He was not making fun of the Pharisees. He was claiming for himself the careful attention to detail, and careful attention to the rules that enable us to be faithful and consistent. While in today's Scripture Jesus finds fault with the Pharisee, he does not find fault with all Pharisees, or find fault with all of us who want to play by the rules.
The tax collector in the story is an obvious sinner. He makes his living by taking money from the local people handing it over to the occupying army of the Roman empire. We have the opportunity to hear his prayer. His prayer is very simple, “Lord have mercy on me a sinner."
It is very easy for us to settle for the definition of faithfulness that looks like all of the good things the Pharisee pats himself on the back for. It's very easy to see ourselves in that light. This scripture acts as our new doctor, making a fresh assessment of our actual condition at the moment. We are what we are.
When Jesus says that the tax collector goes home justified before the Lord rather than the Pharisee he - is calling all of us Pharisees - to have a change of heart. Our behavior may not be so bad at all. But we need to be aware of our sins, and our need for God's forgiveness. We need to replace our pride in following the rules, with a humble acceptance of the grace God gives.
If we look back at the words of Paul to Timothy, one of the young men he mentored into being a pastor, he is very clear where are his power comes from. He says, “the Lord stood by me and gave me strength, the Lord will rescue me from every evil attack.” The humility to recognize the hand of the Lord - even in the good things that we do - maybe especially in the good things that we do, is the key to being righteous in our prayer.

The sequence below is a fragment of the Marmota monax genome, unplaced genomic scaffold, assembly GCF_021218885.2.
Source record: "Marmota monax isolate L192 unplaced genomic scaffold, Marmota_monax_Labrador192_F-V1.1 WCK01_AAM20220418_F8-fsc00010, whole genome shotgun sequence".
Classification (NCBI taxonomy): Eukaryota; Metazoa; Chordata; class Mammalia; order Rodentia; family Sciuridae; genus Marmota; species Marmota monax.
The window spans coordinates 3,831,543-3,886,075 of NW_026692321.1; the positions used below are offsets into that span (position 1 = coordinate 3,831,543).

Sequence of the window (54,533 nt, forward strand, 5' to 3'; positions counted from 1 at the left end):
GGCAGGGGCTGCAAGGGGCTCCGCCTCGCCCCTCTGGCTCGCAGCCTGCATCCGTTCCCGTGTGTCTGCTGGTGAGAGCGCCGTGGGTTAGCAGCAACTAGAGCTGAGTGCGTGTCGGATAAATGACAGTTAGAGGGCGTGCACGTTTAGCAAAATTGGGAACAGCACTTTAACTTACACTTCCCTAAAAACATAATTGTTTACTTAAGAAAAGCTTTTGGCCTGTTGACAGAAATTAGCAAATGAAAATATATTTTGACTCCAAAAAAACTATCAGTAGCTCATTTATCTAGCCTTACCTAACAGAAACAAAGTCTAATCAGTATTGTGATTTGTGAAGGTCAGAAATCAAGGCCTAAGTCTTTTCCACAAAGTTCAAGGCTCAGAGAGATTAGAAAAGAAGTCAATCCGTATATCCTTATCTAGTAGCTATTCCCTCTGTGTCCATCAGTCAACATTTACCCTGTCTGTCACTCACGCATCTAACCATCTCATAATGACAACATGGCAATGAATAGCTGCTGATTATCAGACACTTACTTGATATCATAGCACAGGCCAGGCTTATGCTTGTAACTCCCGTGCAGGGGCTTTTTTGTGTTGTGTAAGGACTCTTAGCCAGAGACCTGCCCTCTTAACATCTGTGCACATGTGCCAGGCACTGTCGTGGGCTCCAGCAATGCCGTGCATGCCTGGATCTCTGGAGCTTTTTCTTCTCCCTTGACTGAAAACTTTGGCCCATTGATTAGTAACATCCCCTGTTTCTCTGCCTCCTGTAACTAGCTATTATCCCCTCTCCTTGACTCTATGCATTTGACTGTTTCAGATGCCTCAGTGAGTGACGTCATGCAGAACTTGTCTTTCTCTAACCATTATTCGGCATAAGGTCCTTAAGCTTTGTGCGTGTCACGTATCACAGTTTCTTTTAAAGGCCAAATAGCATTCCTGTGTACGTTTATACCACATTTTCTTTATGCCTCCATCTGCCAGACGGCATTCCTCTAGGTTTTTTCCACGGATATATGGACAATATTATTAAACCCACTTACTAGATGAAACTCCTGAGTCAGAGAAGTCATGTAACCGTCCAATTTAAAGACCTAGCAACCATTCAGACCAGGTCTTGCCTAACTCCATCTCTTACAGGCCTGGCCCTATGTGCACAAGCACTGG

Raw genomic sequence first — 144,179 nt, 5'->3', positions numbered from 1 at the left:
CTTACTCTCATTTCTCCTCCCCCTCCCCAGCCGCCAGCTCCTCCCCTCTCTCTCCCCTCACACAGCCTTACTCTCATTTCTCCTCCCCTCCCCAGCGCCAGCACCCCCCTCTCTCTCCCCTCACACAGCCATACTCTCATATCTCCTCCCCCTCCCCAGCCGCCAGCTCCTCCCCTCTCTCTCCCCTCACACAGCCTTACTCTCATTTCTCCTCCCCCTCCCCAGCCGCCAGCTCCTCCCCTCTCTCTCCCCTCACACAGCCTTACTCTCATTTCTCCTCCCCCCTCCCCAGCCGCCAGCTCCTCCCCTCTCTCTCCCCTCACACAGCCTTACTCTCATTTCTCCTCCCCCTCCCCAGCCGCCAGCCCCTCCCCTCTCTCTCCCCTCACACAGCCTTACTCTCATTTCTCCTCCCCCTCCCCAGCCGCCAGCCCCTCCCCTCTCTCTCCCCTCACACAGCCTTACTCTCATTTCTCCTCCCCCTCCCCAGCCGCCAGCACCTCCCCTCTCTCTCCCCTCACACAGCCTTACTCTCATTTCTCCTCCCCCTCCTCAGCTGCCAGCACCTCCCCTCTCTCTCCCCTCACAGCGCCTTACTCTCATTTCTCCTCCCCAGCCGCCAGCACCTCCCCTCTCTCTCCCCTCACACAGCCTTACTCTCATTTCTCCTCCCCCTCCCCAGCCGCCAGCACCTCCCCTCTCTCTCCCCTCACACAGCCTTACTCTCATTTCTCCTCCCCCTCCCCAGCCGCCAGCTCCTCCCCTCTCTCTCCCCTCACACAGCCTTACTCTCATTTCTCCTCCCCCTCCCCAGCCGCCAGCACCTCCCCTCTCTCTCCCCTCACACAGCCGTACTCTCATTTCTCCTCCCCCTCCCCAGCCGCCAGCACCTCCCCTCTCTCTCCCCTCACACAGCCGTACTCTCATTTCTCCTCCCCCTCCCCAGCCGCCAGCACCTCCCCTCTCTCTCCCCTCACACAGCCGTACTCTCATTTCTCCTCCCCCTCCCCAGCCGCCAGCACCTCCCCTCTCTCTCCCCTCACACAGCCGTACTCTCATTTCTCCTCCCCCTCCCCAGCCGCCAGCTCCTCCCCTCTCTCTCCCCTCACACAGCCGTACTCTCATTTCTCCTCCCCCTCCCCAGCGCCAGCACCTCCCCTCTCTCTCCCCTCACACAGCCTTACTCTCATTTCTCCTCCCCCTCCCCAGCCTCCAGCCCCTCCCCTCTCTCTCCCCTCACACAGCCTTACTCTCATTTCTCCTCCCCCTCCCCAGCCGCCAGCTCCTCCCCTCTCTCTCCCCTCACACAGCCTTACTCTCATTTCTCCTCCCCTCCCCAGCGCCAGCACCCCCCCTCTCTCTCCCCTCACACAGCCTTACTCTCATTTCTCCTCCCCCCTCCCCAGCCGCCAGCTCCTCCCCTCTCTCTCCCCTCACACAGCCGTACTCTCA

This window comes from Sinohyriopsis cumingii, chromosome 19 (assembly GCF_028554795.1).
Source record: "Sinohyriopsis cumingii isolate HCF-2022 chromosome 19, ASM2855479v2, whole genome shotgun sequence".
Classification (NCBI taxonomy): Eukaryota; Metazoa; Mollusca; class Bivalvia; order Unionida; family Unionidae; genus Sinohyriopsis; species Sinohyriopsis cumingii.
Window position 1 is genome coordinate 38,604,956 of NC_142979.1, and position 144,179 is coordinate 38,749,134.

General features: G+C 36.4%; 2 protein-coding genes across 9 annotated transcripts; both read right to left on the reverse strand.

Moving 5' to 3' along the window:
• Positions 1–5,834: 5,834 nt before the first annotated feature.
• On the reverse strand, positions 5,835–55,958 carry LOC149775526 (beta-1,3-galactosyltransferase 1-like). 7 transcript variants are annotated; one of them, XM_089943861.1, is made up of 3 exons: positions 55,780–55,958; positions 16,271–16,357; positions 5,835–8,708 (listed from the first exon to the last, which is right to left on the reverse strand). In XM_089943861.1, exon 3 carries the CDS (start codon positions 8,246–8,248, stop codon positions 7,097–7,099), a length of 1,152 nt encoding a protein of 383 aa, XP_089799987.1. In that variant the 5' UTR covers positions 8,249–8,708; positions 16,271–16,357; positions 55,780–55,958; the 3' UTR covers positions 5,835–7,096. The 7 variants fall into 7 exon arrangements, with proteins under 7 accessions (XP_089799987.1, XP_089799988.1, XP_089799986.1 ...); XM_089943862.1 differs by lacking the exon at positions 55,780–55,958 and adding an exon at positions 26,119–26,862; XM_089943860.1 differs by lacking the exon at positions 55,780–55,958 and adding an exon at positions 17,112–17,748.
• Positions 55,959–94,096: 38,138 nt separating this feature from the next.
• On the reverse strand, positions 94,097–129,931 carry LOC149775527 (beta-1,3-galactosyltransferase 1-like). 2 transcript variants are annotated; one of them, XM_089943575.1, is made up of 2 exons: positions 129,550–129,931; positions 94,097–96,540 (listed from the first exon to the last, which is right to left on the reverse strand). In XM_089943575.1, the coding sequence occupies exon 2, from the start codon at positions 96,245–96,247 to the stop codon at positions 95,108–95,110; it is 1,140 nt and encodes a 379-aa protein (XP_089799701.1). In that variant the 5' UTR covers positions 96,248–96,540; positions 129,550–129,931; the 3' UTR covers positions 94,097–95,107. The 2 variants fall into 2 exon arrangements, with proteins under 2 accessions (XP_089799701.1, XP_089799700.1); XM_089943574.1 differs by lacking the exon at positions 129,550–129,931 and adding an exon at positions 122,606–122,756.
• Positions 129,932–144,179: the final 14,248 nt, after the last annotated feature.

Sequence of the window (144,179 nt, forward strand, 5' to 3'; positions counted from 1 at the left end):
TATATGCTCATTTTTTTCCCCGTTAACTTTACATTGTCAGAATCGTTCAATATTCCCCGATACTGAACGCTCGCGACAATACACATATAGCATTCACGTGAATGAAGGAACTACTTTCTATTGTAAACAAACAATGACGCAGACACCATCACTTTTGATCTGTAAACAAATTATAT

Jesus has been showing the disciples the signs of faithfulness throughout this whole stretch of the gospel. He has found faithfulness in places that the disciples would never consider looking. He is calling them to change their hearts, approach the Lord God in prayer with honest humility. Not demeaning the good that we do, but crediting to God, the power to do good. Giving glory to God, for the way God’s love fills the world.
So you are not off the hook. When God gives you disposable income, we should be moving towards that biblical tithe - not for the sake of patting ourselves on the back, but giving thanks to God. We should use spiritual practices - perhaps including fasting - not just to cut a dashing figure, but to help us keep God in the very center of our awareness.
Most of all, we have to learn from the failures of the duh-ciples, that the marks of faithfulness might well exist in those we believe are sinners, and misinformed. God knows what is in the heart of every creature. We did not receive a commandment to judge those around us. We were commanded to love our neighbors.
There is good news and bad news here. The good news is that we are loved and made welcome by our generous and loving God for who we are. The bad news is that a poor attitude, an inappropriate amount of self-pride, gets between us and God. The letter to Timothy demonstrates that we are called to run the good race, but to keep it clear - that the glory belongs to God alone. Amen.